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The annual family vacation (once a mainstay of American life) has become a thing of the past.

We can, at least in part, blame Covid-19. Since the pandemic’s start, roughly 66% of the workforce has become remote—at least part-time. At the same time, according to a paper from the National Bureau of Economic Research, the average workday has lengthened by nearly an hour.

Despite these longer hours, many Americans are also taking fewer and shorter vacations.

This failure to take full advantage of eligible time off takes a toll on employees and employers alike in the form of burnout. And while burnout is nothing new, it’s far more widespread than many people realize: a Gallup survey found that 23% of workers report being burned out often, while another 44% feel burnout sometimes.

That’s why vacation time is so essential.


Science has long shown that employees (and employers) are healthier and more productive when real breaks are taken throughout the year. For example, one study showed that employees slept better and were in a better mood after vacations—and the positive effects lasted over a month after returning to work.

Most famous, perhaps, is the Framingham Heart Study, a long-term study that started researching heart health back in 1948. The research has consistently shown a positive correlation between frequent vacations and longer, healthier lives.

Bottom line: If your employees aren’t taking their vacations, they’re putting themselves and your business at risk.


Increased productivity. The number one personal and professional advantage of taking vacations is to remove yourself from the pressures of the job. Unfortunately, the inability to detach from work leads to burnout—which, as Professor Sabine Sonnentag at the University of Mannheim in Germany has shown—negatively impacts both well-being and productivity.

Dr. Sonnetag’s study shows that disengaging from work helps individuals feel more resilient in the face of stress and more productive and engaged at work. Even short weekend getaways can help (although longer trips away yield even more significant benefits).

That’s a boon to employees and organizations alike.

Heightened creativity. Research also suggests that vacation time—and travel in particular—can boost your levels of creativity. The mere suggestion of being removed from your day-to-day routine can lead to more creative thinking. For example, in an Indiana University study, groups assigned to solve puzzles demonstrated more innovative thinking when they thought the puzzles originated from a far-off destination (in this case, California) instead of their home state of Indiana.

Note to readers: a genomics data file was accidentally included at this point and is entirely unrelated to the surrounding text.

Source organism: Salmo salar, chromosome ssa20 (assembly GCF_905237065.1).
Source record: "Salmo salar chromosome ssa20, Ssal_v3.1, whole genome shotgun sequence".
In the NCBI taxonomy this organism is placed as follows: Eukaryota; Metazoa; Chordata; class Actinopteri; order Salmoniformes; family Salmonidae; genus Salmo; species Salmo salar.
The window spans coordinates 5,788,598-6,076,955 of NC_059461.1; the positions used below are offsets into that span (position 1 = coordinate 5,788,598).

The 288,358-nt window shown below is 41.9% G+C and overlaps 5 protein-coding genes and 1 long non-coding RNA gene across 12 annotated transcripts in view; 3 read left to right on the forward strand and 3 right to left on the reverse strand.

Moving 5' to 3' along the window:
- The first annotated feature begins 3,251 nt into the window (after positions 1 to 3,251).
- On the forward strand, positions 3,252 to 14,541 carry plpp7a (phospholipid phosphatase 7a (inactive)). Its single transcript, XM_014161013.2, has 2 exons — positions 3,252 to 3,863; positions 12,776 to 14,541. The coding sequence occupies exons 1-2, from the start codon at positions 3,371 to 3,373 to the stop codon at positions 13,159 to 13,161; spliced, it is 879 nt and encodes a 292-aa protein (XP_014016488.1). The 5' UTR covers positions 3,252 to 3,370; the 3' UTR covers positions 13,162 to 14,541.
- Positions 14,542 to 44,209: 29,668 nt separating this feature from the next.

And it doesn’t require distant travel to see results. Brain imaging studies show that the simple act of conscious relaxation—daydreaming, etc.—creates the kind of alpha waves that are key to creative insights. The key lies in exposing oneself to new and different experiences.

Fewer days lost to stress, sickness, and burnout. Employees who take paid time off are more productive, creative, and satisfied with their jobs. This not only helps reduce absenteeism and aid retention, but it can also help in recruiting. Satisfied employees solidify your business’s reputation as a place where employees feel valued, making your company more appealing to applicants.


It starts with you. Many employees feel like they shouldn’t use their vacation time if their boss never takes time off. So set an example by taking regular breaks throughout the year. You’ll not only avoid burnout yourself, but you’ll also help your employees do the same.

Formalize some structured downtime. There’s rarely a good time for a business to close its doors voluntarily. But when a company temporarily shuts down, whether it’s for a holiday or just a few days, it can provide employees who might otherwise resist the idea of a vacation to take some badly needed time away from the job.

Make it financially attractive. Depending on your vacation rollover structure, it can be costly to have an employee who doesn’t take their vacation. When they leave, you’re stuck paying for all those unused days. One way to avoid this is to offer a financial incentive. This not only motivates employees to take time to recharge their batteries, but it can also save you money in the long run.

For example—in 2014, the U.S. Travel Association began offering a $500 bonus to employees who used all of their vacation time. The result? The percentage of workers who took all their available days went from 19% to 91% in a single year. (And the organization reduced its financial liability from unused time off by more than $36,000.)


The hallmark of a successful business is not how many days an employee works each year. Instead, it’s how productive those days are—and how effectively an employer manages workloads to ensure a fresh, satisfied workforce.

Look at your own company’s vacation policies. Do they encourage employees to take much-needed time off? Or do they make employees feel limited in their self-care options? Take the opportunity to examine your company’s culture, training, and engagement practices to see if there’s a better way to harness the full potential of your team.

If you’d like help strategizing a policy that maximizes the health of your valued employees, the professional team at Health and Benefits Partners can help.